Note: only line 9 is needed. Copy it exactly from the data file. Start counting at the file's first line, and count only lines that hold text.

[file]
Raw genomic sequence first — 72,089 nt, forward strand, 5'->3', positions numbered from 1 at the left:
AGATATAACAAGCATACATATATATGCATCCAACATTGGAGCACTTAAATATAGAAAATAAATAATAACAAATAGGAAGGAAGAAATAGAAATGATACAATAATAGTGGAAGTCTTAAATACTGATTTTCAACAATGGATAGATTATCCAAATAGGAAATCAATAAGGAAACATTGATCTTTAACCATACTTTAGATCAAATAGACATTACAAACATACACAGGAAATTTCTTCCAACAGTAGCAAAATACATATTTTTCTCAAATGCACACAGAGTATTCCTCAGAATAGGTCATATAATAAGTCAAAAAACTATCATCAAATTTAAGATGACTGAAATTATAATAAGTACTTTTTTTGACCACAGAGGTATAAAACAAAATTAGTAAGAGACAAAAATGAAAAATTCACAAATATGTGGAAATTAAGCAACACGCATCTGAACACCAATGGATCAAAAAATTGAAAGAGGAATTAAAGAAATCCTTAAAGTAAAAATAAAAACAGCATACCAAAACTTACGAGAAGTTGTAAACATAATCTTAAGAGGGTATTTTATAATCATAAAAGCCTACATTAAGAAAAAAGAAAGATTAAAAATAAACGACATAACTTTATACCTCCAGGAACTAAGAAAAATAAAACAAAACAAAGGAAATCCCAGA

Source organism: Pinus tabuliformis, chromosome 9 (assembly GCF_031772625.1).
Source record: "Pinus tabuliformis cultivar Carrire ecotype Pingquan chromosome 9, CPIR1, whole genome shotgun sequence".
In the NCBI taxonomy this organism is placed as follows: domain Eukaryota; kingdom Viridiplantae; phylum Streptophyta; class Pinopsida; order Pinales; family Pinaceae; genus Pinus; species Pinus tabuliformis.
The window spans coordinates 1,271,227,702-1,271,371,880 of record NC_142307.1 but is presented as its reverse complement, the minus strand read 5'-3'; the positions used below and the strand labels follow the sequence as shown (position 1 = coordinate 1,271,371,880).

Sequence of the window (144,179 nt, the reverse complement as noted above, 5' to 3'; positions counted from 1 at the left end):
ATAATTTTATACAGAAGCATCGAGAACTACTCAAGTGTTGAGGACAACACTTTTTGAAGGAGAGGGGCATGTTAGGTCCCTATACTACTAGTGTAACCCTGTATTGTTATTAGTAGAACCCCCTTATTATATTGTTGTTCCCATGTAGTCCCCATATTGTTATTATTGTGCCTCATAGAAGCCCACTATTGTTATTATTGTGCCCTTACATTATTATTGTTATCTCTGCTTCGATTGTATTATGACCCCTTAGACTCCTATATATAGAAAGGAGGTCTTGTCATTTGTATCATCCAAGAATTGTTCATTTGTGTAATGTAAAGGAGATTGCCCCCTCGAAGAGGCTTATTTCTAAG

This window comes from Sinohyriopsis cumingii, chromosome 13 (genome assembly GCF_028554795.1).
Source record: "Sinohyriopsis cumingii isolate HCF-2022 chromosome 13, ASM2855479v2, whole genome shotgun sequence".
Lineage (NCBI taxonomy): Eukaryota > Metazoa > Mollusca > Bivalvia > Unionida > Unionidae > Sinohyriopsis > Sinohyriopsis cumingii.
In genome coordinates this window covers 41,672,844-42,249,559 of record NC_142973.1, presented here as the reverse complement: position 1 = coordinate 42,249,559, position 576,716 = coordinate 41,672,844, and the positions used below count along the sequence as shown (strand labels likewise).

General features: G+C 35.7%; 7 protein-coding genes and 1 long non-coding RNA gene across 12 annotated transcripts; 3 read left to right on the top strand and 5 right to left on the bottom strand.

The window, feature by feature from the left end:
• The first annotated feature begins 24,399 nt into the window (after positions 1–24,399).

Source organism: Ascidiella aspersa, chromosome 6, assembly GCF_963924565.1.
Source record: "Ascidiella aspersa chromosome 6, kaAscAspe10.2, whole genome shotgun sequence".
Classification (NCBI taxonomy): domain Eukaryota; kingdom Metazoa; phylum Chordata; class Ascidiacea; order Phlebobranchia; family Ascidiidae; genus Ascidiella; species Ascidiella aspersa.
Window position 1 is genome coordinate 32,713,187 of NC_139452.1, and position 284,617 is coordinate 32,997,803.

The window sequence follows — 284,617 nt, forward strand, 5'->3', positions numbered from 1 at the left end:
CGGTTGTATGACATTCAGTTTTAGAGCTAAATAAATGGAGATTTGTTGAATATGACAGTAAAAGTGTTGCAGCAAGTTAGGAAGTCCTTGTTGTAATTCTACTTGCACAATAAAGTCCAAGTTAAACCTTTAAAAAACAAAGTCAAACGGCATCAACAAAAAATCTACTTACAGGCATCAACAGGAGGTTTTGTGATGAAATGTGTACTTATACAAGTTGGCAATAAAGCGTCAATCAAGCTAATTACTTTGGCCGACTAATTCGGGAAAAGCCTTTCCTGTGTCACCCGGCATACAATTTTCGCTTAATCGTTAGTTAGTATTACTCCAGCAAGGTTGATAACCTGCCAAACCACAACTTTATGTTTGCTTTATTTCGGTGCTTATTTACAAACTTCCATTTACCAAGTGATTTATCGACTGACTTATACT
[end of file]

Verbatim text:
This window comes from Sinohyriopsis cumingii, chromosome 13 (genome assembly GCF_028554795.1).